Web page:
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Bewitched

A movie directed by Nora Ephron

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A Painfully Bad Film, that is almost unwatchable

  • Jun 23, 2005
  • by
Rating:
-3
Pros: None

Cons: Lousy plot, horrible pacing, lame jokes.

The Bottom Line: A total mess, not worth a rental or your time.

Turning a classic Television series into a feature film can be a risky proposition. While the built in audience of Baby Boomers and new fans of a show gained through reruns make remakes a potentially lucrative venture, the hazards of recasting classic characters and modernizing the story to today’s audiences is rife with hazards.

For example, for every remake that hits such as “The Adams Family, “Starsky and Hutch, and “The Brady Bunch”, there are countless others that fail such as “The Wild Wild West”, “Car 54 Where Are You” and “I-Spy”.
Sadly the new film version of “Bewitched” falls into the latter category as it is so bad it begs the question as to why talent such as Nicole Kidman, Michael Caine, and Will Ferrell signed on.

The story centers on Isabel Bigelow (Nicole Kidman), a young woman who is anxious to set off on her own and leave the family structure behind her. While this is not so uncommon for most people, Isabel is a witch and her decision to live as a mortal without her powers is of great consternation to her father (Michael Caine).

Isabel is convinced she can find a man, and can live in happiness and love with a mortal as she wants no part of the shallow and wandering eye that makes up their lifestyle.

Convinced his daughter will never be able to live without her powers, her father chides her and notes her frequent and casual use of powers to do everything from find and furnish her home to paying for everyday needs.
At roughly the same time, fading actor Jack Wyatt is about to sign up to play the male lead in a new television version of the classic Bewitched television series. With the gigantic failure of his recent film, Jack is in need of a hit. Not wanting to take any attention away from his star turn, Jack insists that the producers cast a complete unknown in the role of Samantha as he does not want anyone infringing upon his spotlight.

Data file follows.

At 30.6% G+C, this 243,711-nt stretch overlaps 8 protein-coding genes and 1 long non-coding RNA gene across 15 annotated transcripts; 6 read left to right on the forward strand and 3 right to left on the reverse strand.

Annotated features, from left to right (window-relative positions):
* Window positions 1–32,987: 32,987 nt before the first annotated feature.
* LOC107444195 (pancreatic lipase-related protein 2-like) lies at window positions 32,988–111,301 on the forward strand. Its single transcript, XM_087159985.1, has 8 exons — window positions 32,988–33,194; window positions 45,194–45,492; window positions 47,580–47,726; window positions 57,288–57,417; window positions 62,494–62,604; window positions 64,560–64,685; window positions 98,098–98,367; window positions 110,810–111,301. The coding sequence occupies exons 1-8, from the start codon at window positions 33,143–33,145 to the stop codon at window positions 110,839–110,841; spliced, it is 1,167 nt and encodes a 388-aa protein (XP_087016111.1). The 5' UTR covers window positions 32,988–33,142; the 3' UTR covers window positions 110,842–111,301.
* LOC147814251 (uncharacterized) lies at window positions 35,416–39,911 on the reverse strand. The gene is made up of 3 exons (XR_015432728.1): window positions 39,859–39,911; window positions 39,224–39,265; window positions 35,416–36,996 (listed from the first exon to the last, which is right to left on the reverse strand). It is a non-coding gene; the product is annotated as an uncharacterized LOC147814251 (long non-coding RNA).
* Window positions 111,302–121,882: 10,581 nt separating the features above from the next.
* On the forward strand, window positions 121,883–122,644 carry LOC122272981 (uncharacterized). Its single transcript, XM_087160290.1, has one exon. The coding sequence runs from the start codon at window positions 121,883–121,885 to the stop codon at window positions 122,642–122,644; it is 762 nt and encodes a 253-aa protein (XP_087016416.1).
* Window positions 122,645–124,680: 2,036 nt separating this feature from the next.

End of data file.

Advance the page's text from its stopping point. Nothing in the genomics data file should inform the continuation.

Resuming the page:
A chance encounter with Isabel leads to her being cast by Jack in the new series, Isabel is taken by Jack and when she learns the role is that of a Witch, she signs aboard despite some reservations.
Naturally Jack and Isabel will hit it off, and yes there will be issues, particularly when Jack’s shallow nature becomes clear to Isabel, and this is to say nothing of Isabel’s true identity which in and of itself is an issue.

What starts as a good premise with a solid cast quickly dissolves into a disjointed mess thanks to a paper thin plot that is rife with plot holes, non-sequitors, and unresolved moments. One such example is the character of Iris Smythson (Shirley Mac Laine), who plays Endora on the show. It is at first hinted at that she to is a witch and then made obvious. However there is no conclusion to this revelation. We see that she has a power and uses it, but we never really get the why she is there, how she chose to live as she does, and how her relationship with Isabel’s father is going to be altered by this.

Another problem the show has is that Ferell is reduced to running around over-acting to get laughs but the situations go on way to long, and things that are at first amusing, become tedious after a while. One such scene has Ferell’s character appearing nude on a live television appearance. It is something that is used to generate laughs but there is no setup to the scene and it plays out as a desperate attempt to get laughs.

The only thing that works is the charm of Kidman who as the quirky Isabel is delightful as is the supporting work of Caine and Steve Carell as Uncle Arthur. Sadly they are the only good things in a film that became so bad that many in the audience at my press screener were voicing their disdain when we left the film. Perhaps Samantha can twitch her nose and make this one vanish, as there is precious little to redeem it.